Any word on an esoteric pref to remove all the transparency? I vaguely remember a mention at WWDC that there was going to be some option to completely prevent the desktop color from influencing the interface.

> Aqua used to be the gold standard for human-computer interfaces

Not so sure about that. I think in early Aqua versions, you couldn't even switch from the kinda garish blue accent colors to grey accents. All of the UI elements were way too big, there were zero affordances for many interactions, only color (not so great for color-blind people), and all of the animations were way too slow. Personally, while I'm not a super huge fan of where Mac OS X's UI is today, I wouldn't want to go back to the Aqua days.

In my opinion, going from System 7 to Mac OS 8 to Aqua were all steps backwards. We went from an understated, utilitarian design language to an acid trip. That's not what I want from my operating system.

@Lukas "I think in early Aqua versions, you couldn't even switch from the kinda garish blue accent colors to grey accents."

It would be surprising if the popup button had just a Blue menu item.

@Lukas Yeah, after I posted that I took a look through Hackett's screenshot library, and found more frustrations than I remembered.

That said, I'm sure it's not rational, but I still like Panther's UI the best of all. I enjoyed the larger buttons (with unique outlines), an unobscured title bar for easily moving windows around, and the appearance of depth in things like search fields.

Also, drawers! I still miss drawers... to me they have utility that's distinct from sidebars. Panther's is a great example: I don't need to see my mailbox list at all times but when I do, I'd rather not have the main window's interface get scrunched to accommodate that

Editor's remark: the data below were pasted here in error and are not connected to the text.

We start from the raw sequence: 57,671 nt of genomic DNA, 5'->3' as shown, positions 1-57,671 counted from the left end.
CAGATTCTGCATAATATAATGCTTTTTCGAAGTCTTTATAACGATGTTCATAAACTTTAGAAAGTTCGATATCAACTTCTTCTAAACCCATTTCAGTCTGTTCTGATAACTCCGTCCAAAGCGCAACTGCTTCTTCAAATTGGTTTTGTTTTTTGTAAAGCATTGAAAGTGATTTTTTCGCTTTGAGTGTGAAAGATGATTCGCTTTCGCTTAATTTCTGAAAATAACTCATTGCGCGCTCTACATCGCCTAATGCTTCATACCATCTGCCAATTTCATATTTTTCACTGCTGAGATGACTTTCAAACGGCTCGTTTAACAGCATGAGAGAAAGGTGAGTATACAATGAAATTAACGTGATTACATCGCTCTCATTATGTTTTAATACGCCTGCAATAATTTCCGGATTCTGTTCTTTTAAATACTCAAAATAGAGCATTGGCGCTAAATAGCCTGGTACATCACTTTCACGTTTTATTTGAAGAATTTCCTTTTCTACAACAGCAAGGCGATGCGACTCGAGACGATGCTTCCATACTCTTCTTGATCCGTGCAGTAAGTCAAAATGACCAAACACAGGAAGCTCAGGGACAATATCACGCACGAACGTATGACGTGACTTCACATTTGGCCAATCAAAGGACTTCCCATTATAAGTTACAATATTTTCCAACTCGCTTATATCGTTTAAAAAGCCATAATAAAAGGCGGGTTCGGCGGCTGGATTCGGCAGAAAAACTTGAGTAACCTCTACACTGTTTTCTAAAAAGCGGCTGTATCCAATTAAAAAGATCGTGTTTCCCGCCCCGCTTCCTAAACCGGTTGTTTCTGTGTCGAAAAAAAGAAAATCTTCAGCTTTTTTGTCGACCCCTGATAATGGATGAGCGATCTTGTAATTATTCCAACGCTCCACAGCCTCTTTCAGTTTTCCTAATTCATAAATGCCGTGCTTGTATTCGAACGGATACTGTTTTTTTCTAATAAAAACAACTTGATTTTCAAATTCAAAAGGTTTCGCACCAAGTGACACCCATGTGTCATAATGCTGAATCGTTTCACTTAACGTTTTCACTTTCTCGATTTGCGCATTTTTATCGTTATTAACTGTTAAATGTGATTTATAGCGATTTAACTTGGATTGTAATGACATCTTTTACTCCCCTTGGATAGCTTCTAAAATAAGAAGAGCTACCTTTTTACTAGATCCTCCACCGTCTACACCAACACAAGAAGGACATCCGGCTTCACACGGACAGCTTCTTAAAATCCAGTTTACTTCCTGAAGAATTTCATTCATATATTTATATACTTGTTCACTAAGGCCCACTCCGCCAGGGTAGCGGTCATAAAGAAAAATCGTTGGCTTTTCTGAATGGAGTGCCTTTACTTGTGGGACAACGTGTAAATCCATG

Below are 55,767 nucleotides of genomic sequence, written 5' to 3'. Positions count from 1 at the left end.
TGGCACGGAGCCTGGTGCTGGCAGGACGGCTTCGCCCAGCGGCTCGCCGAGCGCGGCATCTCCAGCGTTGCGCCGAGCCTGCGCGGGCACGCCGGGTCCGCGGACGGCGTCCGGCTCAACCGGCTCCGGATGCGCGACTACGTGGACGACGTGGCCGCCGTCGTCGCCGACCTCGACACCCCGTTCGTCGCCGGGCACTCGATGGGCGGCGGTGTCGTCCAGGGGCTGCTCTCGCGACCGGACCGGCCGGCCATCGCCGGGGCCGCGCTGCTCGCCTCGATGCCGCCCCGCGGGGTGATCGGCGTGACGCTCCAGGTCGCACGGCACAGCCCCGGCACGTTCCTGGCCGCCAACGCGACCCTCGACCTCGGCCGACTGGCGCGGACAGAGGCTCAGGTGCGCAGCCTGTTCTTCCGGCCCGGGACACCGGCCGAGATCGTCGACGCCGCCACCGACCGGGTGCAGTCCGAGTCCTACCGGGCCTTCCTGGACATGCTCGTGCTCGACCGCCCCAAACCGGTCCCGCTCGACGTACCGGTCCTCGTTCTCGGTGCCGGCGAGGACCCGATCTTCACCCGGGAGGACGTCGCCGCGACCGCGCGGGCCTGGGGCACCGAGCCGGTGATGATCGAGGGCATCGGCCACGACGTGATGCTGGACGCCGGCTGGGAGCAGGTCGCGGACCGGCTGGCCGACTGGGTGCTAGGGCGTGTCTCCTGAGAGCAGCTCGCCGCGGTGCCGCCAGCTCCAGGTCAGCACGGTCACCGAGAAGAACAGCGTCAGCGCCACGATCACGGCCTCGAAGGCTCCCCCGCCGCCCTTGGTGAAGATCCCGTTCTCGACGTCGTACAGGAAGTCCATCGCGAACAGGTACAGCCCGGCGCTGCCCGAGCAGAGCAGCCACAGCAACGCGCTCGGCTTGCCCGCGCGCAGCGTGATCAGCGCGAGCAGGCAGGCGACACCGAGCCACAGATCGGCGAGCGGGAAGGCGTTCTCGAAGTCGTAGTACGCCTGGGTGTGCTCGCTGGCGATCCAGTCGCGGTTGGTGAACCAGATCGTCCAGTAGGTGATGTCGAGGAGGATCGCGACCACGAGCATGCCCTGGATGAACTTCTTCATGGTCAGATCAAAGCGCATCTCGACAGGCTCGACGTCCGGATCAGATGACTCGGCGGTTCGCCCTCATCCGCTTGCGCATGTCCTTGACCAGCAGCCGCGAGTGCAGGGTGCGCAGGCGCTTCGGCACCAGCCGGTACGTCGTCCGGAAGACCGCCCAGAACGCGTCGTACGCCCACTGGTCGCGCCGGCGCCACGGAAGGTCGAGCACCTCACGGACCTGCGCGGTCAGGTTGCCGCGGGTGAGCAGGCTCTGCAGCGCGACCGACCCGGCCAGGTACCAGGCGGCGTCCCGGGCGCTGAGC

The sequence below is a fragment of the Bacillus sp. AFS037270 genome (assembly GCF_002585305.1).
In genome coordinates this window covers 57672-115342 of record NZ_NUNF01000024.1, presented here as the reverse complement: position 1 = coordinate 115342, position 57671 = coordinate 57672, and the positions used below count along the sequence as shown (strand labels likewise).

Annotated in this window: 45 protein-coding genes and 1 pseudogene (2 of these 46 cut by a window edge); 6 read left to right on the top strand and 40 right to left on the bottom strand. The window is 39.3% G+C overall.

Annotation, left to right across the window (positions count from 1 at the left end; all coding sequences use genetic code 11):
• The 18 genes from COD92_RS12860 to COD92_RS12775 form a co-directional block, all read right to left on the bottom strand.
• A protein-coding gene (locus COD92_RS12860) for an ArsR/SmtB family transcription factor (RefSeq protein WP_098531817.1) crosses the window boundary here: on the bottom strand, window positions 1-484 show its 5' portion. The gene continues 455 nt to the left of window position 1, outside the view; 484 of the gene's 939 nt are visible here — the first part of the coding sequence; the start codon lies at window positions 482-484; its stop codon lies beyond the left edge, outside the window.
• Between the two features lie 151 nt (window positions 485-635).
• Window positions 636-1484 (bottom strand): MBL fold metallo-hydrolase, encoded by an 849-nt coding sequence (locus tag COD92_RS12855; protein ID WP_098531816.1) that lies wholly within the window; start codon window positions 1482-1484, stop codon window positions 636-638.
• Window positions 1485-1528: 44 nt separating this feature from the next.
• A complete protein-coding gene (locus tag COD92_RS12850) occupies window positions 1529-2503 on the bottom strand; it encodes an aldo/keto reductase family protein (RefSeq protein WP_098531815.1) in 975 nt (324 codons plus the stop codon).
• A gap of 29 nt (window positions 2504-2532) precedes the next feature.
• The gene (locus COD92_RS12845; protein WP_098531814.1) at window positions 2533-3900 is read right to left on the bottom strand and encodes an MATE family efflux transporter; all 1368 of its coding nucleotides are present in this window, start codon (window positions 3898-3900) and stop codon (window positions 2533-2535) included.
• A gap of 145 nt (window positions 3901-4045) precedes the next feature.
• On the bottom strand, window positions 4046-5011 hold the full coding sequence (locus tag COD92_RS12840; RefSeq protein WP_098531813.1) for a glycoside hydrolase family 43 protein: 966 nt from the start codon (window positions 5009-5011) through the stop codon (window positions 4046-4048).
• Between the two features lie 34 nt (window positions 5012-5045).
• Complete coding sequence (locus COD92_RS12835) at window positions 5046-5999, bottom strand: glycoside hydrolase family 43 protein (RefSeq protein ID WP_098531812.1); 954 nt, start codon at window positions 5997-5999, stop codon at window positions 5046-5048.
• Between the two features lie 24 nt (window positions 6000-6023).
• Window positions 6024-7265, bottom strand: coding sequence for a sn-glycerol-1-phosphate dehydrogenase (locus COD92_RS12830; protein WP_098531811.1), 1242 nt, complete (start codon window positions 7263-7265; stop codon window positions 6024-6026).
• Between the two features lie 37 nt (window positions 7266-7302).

As for classic Mac OS, that was before my time... are there good screenshot archives somewhere? I'd like to look into it some more to see what I missed.

Quick update: Did some more experimentation and found out that the desktop color only influences sheets and tooltips when Reduce Transparency is *on*... that's gotta be a bug, right?

Also, a comment on Grannell's post mentions that Reduce Transparency + Increase Contrast gets rid of all desktop color influence... just tried it and that seems to be the case. Initially not a fan of the window border they added to the Increase Contrast mode in Mojave, but I'm going to stick with it and see how it goes.

>It would be surprising if the popup button had just a Blue menu item.

Yes, you're right. I'm misremembering something. I do remember Apple adding something to mute colors at some point early in Mac OS X's life span, specifically based on feedback from visual designers, but I'm not sure when or what it was.

Eduard Rozenberg

After installing public beta 10.14.2 Beta (18C38b), it seems the color vibrancy issue is resolved in some UI elements (app sidebars, notifications slideout panel, Spotlight search box) but not yet resolved for the Dock. Almost there...

I wanted the dock a light colour so I could see the tiny tiny black dot that indicates an application is active and I wanted the sidebars to be a neutral colour. This worked for me:

In Accessibility/Display untick Increase Contrast and untick Reduce Transparency. In Desktop & Screen Saver choose Colours, scroll down to Desktop Pictures, choose a light grey background, turn off Change Picture. I used Space Grey. This helps the dock background and also sidebars in several applications. I would prefer to turn off transparency completely and, independently of the desktop background, be able to choose a light colour for the dock but this is at least workable.